||Coviello AD, Haring R, Wellons M, Vaidya D, LehtimÃ¤ki T, Keildson S, Lunetta KL, He C, Fornage M, Lagou V, Mangino M, Onland-Moret NC, Chen B, Eriksson J, Garcia M, Liu YM, Koster A, Lohman K, LyytikÃ¤inen LP, Petersen AK, Prescott J, Stolk L, Vandenput L, Wood AR, Zhuang WV, Ruokonen A, Hartikainen AL, Pouta A, Bandinelli S, Biffar R, Brabant G, Cox DG, Chen Y, Cummings S, Ferrucci L, Gunter MJ, Hankinson SE, Martikainen H, Hofman A, Homuth G, Illig T, Jansson JO, Johnson AD, Karasik D, Karlsson M, Kettunen J, Kiel DP, Kraft P, Liu J, Ljunggren O, Lorentzon M, Maggio M, Markus MR, MellstrÃ¶m D, Miljkovic I, Mirel D, Nelson S, Morin Papunen L, Peeters PH, Prokopenko I, Raffel L, Reincke M, Reiner AP, Rexrode K, Rivadeneira F, Schwartz SM, Siscovick D, Soranzo N, StÃ¶ckl D, Tworoger S, Uitterlinden AG, van Gils CH, Vasan RS, Wichmann HE, Zhai G, Bhasin S, Bidlingmaier M, Chanock SJ, De Vivo I, Harris TB, Hunter DJ, KÃ¤hÃ¶nen M, Liu S, Ouyang P, Spector TD, van der Schouw YT, Viikari J, Wallaschofski H, McCarthy MI, Frayling TM, Murray A, Franks S, JÃ¤rvelin MR, de Jong FH, Raitakari O, Teumer A, Ohlsson C, Murabito JM, Perry JR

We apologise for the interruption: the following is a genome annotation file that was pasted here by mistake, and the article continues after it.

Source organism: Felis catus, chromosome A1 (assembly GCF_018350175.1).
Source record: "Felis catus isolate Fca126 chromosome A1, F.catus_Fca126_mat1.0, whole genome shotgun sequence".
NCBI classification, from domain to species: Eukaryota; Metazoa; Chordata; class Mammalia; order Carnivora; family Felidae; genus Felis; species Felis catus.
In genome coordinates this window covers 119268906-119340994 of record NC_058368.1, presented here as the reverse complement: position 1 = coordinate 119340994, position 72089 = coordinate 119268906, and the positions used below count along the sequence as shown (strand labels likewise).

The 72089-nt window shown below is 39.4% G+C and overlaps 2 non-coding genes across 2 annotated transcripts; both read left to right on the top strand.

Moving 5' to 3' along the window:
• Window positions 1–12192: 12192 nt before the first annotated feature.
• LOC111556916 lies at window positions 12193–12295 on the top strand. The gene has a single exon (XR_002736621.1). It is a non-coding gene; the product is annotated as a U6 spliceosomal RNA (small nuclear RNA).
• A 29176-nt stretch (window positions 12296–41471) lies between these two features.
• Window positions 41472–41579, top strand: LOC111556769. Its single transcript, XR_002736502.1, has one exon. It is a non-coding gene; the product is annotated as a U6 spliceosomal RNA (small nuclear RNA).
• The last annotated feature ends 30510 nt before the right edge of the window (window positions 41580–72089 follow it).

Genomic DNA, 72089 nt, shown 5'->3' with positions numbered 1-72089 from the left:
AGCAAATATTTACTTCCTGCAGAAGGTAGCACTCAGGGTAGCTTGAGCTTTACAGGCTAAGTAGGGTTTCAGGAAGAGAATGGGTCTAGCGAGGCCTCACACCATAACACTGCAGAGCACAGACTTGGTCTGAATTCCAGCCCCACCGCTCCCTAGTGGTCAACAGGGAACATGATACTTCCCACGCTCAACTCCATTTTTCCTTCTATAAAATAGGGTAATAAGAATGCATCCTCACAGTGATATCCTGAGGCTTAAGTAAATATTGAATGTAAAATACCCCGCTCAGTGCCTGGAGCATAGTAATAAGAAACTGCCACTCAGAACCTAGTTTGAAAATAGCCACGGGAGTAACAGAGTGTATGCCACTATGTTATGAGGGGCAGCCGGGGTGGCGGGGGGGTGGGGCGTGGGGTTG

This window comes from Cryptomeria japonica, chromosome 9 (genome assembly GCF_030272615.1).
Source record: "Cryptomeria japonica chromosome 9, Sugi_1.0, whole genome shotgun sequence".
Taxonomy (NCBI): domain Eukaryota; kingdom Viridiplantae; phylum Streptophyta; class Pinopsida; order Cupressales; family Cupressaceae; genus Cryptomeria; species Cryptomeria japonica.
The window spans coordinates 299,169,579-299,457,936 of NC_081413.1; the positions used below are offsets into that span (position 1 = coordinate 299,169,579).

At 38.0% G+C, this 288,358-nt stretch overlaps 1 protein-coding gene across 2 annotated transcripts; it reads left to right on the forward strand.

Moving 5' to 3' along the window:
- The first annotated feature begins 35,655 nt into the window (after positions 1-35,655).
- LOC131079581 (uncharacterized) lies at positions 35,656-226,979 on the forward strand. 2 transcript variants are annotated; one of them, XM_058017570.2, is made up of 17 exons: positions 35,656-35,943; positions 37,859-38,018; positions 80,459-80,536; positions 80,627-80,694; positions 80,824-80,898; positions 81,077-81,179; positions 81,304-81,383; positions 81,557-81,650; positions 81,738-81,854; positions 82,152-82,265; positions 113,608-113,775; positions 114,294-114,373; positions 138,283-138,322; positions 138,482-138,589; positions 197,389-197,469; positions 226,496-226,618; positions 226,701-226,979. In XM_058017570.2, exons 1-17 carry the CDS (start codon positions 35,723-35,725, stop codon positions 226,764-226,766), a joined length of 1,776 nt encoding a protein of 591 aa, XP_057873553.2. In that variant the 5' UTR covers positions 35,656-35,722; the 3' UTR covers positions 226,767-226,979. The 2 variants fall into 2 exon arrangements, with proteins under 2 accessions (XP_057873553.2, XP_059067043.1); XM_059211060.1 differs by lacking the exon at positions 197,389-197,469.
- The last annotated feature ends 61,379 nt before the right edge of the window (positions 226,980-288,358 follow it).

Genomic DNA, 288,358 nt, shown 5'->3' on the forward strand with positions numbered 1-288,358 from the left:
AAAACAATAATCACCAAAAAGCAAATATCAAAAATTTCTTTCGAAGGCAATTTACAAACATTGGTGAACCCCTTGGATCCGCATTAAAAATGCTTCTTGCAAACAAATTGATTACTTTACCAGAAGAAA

||Sex hormone-binding globulin (SHBG) is a glycoprotein responsible for the transport and biologic availability of sex steroid hormones, primarily testosterone and estradiol. SHBG has been associated with chronic diseases including type 2 diabetes (T2D) and with hormone-sensitive cancers such as breast and prostate cancer. We performed a genome-wide association study (GWAS) meta-analysis of 21,791 individuals from 10 epidemiologic studies and validated these findings in 7,046 individuals in an additional six studies. We identified twelve genomic regions (SNPs) associated with circulating SHBG concentrations. Loci near the identified SNPs included SHBG (rs12150660, 17p13.1, p = 1.8 Ã 10(-106)), PRMT6 (rs17496332, 1p13.3, p = 1.4 Ã 10(-11)), GCKR (rs780093, 2p23.3, p = 2.2 Ã 10(-16)), ZBTB10 (rs440837, 8q21.13, p = 3.4 Ã 10(-09)), JMJD1C (rs7910927, 10q21.3, p = 6.1 Ã 10(-35)), SLCO1B1 (rs4149056, 12p12.1, p = 1.9 Ã 10(-08)), NR2F2 (rs8023580, 15q26.2, p = 8.3 Ã 10(-12)), ZNF652 (rs2411984, 17q21.32, p = 3.5 Ã 10(-14)), TDGF3 (rs1573036, Xq22.3, p = 4.1 Ã 10(-14)), LHCGR (rs10454142, 2p16.3, p = 1.3 Ã 10(-07)), BAIAP2L1 (rs3779195, 7q21.3, p = 2.7 Ã 10(-08)), and UGT2B15 (rs293428, 4q13.2, p = 5.5 Ã 10(-06)). These genes encompass multiple biologic pathways, including hepatic function, lipid metabolism, carbohydrate metabolism and T2D, androgen and estrogen receptor function, epigenetic effects, and the biology of sex steroid hormone-responsive cancers including breast and prostate cancer. We found evidence of sex-differentiated genetic influences on SHBG. In a sex-specific GWAS, the loci 4q13.2-UGT2B15 was significant in men only (men p = 2.5 Ã 10(-08), women p = 0.66, heterogeneity p = 0.003). Additionally, three loci showed strong sex-differentiated effects: 17p13.1-SHBG and Xq22.3-TDGF3 were stronger in men, whereas 8q21.12-ZBTB10 was stronger in women. Conditional analyses identified additional signals at the SHBG gene that together almost double the proportion of variance explained at the locus. Using an independent study of 1,129 individuals, all SNPs identified in the overall or sex-differentiated or conditional analyses explained ~15.6% and ~8.4% of the genetic variation of SHBG concentrations in men and women, respectively. The evidence for sex-differentiated effects and allelic heterogeneity highlight the importance of considering these features when estimating complex trait variance.